Controversy - It's not Just a Prince song

There was a bit of controversy after I pressed 'Save & Publish' the other day. It was regarding a few genuine concerns I have about the plight of the asylum seekers who arrive by boat to Australia. So I proposed some practical questions about how Australia could look after the 43,000 people that arrived by sea over the last six years.

When I pressed a work associate, who themselves was UN-selected humanitarian entrant years ago,  as to what they thought of the 'boat people' debate, they laughed at me. The answer was, "We keep these thoughts close in our chests." They know me enough to know my chest is  too wide open at the best of times.

What was most fascinating  about the online response to these questions was the way in which people cannot argue, even if they believe they hold the Truth. The extremes of either side are almost religious in their ferocity. And, as with all zealotry, there is more emotion than substance behind the hysteria.

No one has yet attempted my queries about housing or health. But I am accused of some awful personality traits. As the interactions progressed, where evidence wasn't available, the discussion then grew emotional, irrational and irrelevant. It was like debating  fanatical Christians again. Eventually it came down to faith, and my lack of it. If it's hard to believe in the Jesus story, it's way harder to believe in the Australian government as benevolent tale.

Watching people fall apart because they're running on adrenalin or emotion is still fun after all.  

Every single body has an opinion, ironically, because of the enormous volume of reporting thrust our way. It's an inescapable topic. It's mandatory. You would think it were a national crisis or a deathly epidemic.

Many bodies, though, are keeping their opinions close in their chests because both sides are deeply cynical about the other. Harshly so. You can be seen as either:

- as a bleeding heart liberal who wants to give everything 'we' worked so hard for to 'them' who don't look like 'us' in the slightest. Because that's a part of it too.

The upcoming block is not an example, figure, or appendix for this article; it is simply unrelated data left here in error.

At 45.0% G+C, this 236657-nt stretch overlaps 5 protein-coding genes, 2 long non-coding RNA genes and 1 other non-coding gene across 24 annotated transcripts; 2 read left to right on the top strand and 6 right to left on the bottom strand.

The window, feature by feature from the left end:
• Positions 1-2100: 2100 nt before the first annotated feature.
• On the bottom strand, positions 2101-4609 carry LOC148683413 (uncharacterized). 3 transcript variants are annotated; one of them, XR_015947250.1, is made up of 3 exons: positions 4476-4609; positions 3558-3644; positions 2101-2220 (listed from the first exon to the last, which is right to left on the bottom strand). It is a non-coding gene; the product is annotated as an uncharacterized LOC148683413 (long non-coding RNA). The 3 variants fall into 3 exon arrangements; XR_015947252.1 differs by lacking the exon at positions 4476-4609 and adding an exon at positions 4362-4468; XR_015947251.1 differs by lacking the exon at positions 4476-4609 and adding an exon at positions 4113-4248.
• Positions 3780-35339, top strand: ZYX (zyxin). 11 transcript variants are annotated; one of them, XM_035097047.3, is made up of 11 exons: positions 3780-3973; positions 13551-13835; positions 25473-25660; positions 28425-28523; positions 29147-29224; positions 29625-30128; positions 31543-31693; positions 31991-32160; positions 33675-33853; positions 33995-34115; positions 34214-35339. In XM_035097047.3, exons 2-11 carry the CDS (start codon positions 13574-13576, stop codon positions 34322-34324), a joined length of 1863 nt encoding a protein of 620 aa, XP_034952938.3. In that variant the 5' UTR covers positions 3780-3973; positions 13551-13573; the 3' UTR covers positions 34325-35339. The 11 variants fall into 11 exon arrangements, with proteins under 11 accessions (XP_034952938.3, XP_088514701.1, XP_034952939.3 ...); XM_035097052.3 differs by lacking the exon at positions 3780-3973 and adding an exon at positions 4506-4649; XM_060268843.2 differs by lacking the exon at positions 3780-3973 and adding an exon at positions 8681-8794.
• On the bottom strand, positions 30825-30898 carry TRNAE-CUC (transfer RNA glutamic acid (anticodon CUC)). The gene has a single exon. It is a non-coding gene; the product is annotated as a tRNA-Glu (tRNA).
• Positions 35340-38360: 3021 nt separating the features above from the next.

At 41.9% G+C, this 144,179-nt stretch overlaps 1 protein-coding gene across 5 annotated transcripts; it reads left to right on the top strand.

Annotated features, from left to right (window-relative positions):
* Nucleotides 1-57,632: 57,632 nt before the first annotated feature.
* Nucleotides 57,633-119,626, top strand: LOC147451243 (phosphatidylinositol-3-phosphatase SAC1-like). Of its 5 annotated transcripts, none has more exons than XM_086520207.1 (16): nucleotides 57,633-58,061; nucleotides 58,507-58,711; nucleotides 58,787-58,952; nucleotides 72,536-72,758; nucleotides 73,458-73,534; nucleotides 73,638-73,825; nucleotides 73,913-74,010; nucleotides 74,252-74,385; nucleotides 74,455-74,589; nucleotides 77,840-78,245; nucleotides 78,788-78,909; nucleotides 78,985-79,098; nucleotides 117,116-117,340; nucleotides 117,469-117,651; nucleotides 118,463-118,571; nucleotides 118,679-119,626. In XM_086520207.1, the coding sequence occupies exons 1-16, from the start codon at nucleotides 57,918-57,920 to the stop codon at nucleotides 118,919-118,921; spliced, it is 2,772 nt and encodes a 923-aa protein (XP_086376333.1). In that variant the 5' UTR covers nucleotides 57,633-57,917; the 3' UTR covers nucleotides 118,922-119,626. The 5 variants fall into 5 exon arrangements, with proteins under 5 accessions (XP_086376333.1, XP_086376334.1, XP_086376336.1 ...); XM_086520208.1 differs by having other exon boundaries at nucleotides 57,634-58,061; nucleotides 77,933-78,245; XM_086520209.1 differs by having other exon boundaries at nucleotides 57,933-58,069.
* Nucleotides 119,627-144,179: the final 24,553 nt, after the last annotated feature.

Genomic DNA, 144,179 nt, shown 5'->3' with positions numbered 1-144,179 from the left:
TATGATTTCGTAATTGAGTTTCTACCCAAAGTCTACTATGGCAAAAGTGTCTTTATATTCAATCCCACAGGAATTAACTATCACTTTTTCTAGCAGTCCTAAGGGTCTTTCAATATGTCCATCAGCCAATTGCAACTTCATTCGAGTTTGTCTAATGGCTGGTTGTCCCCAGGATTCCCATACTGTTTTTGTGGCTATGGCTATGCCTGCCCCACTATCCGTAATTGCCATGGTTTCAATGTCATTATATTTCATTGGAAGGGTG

Would we struggle with as hard if these asylum seekers were gorgeous blondes from Norway?

Or you can be seen as

- as a cold, selfish, greedy bigot who is doesn't care about the suffering of children. No not indigenous children. They're not as exciting.

So, it's time to ask some other questions. It's time to be unpopular, amongst the intelligentsia in this here big old country town where everyone knows everyone. There seem to be so few acceptable points of view in this country, Nile, Katter, Rudd, Abbott, Alan Jones, Murdoch, Packer.  Worse yet, are the popular left wingers, those who dare never to offend, yet are so easily offended. Or is that the right wing?

I still want to know where the housing is coming from for all those who come by boat. You know that sub-standard accommodation will make further headlines. So the living conditions have to be acceptable. Tens of thousands of people need somewhere to live. Where will that be?

I get in trouble for these kinds of questions, a lot, in fact it's generally cost me a lot, especially career wise. But if it's good enough for Lieutenant Columbo to say, "One more thing....?" as his signature move than it's good enough for every one of us.